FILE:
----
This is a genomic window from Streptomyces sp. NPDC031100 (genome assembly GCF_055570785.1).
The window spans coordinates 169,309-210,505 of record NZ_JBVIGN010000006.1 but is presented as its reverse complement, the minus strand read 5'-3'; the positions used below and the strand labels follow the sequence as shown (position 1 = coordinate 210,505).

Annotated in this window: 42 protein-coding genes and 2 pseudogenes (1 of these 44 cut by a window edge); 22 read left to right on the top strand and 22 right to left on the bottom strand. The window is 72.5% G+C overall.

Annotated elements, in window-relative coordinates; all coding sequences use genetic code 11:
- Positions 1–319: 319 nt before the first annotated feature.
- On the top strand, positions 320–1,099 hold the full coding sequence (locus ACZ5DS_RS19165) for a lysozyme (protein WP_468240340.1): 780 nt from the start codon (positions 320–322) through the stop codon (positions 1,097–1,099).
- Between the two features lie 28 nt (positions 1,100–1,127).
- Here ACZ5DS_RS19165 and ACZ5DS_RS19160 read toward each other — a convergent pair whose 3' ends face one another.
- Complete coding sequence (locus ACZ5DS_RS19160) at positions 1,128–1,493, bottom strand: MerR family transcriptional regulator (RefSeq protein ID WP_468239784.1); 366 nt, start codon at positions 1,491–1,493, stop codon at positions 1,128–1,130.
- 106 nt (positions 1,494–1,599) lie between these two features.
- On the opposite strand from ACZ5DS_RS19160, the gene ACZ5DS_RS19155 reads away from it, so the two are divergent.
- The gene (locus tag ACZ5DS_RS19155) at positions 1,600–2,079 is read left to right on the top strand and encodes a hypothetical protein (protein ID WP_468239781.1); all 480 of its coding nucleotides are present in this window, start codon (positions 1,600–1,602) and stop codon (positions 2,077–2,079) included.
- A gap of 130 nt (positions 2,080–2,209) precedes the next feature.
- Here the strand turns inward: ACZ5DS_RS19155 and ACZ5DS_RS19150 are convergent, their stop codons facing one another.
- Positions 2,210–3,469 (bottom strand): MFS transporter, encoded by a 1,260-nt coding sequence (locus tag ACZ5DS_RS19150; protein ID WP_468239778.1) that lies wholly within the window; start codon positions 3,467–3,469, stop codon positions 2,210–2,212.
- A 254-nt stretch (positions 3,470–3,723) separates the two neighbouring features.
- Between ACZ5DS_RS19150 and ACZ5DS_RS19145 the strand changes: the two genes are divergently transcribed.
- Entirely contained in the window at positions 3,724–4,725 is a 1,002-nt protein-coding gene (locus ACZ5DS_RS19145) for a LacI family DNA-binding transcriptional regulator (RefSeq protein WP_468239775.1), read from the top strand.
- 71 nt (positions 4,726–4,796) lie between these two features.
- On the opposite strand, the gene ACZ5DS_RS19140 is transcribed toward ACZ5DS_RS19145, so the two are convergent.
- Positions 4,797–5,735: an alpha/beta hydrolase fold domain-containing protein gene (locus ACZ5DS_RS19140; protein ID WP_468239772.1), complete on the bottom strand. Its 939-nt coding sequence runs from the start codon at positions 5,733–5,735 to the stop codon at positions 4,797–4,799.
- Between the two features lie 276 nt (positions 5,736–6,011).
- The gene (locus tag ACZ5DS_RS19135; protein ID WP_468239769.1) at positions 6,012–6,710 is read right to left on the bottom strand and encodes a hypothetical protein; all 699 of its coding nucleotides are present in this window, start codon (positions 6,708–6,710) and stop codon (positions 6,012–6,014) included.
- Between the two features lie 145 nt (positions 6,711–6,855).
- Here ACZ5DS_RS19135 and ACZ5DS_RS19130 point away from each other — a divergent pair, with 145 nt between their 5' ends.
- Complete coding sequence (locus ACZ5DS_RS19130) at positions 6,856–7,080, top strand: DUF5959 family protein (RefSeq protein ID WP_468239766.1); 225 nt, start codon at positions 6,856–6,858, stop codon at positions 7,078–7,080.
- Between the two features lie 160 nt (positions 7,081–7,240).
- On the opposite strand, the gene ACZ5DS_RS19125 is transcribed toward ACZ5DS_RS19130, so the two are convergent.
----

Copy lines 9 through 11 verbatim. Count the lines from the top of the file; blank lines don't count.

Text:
- Complete coding sequence (locus ACZ5DS_RS19160) at positions 1,128–1,493, bottom strand: MerR family transcriptional regulator (RefSeq protein ID WP_468239784.1); 366 nt, start codon at positions 1,491–1,493, stop codon at positions 1,128–1,130.
- 106 nt (positions 1,494–1,599) lie between these two features.
- On the opposite strand from ACZ5DS_RS19160, the gene ACZ5DS_RS19155 reads away from it, so the two are divergent.